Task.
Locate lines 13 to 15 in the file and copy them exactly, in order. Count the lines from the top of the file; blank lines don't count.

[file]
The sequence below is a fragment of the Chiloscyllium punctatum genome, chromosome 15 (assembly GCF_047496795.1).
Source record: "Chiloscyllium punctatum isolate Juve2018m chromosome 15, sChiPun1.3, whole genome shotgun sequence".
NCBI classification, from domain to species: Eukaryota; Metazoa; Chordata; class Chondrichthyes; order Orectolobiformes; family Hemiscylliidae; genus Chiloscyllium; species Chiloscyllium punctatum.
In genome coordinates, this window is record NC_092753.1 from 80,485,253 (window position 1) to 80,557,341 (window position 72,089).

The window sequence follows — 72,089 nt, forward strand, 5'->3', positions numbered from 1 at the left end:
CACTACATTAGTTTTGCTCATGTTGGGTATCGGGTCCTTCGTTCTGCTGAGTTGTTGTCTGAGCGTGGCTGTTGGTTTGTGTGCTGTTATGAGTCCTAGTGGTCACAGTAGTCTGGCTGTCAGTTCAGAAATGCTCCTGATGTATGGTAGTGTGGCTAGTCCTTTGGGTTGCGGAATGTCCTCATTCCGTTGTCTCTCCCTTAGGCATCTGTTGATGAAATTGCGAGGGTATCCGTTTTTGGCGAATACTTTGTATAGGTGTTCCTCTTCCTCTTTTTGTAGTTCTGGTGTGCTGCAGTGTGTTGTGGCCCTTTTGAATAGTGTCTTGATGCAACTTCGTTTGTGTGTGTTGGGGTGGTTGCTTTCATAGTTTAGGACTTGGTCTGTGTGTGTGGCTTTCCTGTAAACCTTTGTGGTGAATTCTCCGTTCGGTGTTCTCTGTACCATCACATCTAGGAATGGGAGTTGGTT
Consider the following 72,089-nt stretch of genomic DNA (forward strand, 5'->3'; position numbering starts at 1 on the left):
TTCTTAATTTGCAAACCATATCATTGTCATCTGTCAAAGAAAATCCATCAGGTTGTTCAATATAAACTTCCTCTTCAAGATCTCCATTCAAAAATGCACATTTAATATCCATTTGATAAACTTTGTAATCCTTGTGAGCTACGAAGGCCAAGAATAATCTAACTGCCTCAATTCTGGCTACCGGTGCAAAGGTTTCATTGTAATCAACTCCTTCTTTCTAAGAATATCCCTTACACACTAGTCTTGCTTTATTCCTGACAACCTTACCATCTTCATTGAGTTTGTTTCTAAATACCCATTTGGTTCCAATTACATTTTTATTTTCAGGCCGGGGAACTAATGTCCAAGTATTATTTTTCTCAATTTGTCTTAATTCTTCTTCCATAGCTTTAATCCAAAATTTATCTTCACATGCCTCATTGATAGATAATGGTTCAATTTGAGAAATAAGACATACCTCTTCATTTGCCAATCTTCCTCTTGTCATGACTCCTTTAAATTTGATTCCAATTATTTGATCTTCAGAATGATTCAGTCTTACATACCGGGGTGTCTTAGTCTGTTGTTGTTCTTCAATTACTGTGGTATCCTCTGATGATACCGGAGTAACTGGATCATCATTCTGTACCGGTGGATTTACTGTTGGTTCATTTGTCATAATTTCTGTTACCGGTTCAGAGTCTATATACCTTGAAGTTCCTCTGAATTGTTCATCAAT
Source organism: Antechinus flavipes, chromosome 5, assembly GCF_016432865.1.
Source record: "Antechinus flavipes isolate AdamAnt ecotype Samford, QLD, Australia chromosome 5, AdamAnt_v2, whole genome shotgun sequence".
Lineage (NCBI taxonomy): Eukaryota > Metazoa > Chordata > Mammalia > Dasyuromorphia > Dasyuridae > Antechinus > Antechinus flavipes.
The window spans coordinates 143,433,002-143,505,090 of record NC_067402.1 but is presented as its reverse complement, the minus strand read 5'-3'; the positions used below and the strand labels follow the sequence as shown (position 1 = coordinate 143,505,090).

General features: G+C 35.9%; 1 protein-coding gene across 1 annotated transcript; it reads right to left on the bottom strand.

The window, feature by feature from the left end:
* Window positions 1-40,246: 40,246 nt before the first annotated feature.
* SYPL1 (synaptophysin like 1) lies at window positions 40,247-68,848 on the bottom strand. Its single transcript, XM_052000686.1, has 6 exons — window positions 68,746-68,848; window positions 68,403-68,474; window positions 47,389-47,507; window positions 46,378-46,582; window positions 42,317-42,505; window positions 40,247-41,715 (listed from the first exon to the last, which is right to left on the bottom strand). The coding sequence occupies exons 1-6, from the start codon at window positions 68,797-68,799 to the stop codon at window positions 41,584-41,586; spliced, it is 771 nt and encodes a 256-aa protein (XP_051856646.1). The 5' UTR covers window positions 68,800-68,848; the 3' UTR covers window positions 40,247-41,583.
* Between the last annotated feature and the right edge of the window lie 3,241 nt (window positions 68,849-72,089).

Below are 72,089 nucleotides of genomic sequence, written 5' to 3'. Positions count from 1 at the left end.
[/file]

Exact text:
General features: G+C 35.9%; 1 protein-coding gene across 1 annotated transcript; it reads right to left on the bottom strand.

The window, feature by feature from the left end:
* Window positions 1-40,246: 40,246 nt before the first annotated feature.